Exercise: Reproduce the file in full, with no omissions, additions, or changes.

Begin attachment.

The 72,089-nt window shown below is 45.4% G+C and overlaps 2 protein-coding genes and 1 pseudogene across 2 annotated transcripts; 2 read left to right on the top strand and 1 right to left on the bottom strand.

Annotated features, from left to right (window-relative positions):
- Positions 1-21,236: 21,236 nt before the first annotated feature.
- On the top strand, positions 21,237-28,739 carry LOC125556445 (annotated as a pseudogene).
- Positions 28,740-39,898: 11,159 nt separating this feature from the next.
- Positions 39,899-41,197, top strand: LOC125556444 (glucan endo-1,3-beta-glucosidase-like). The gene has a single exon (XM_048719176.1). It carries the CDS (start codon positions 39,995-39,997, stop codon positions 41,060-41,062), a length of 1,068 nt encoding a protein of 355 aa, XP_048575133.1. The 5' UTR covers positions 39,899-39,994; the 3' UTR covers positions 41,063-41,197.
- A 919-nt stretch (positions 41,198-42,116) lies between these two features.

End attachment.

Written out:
The 72,089-nt window shown below is 45.4% G+C and overlaps 2 protein-coding genes and 1 pseudogene across 2 annotated transcripts; 2 read left to right on the top strand and 1 right to left on the bottom strand.

Annotated features, from left to right (window-relative positions):
- Positions 1-21,236: 21,236 nt before the first annotated feature.
- On the top strand, positions 21,237-28,739 carry LOC125556445 (annotated as a pseudogene).
- Positions 28,740-39,898: 11,159 nt separating this feature from the next.
- Positions 39,899-41,197, top strand: LOC125556444 (glucan endo-1,3-beta-glucosidase-like). The gene has a single exon (XM_048719176.1). It carries the CDS (start codon positions 39,995-39,997, stop codon positions 41,060-41,062), a length of 1,068 nt encoding a protein of 355 aa, XP_048575133.1. The 5' UTR covers positions 39,899-39,994; the 3' UTR covers positions 41,063-41,197.
- A 919-nt stretch (positions 41,198-42,116) lies between these two features.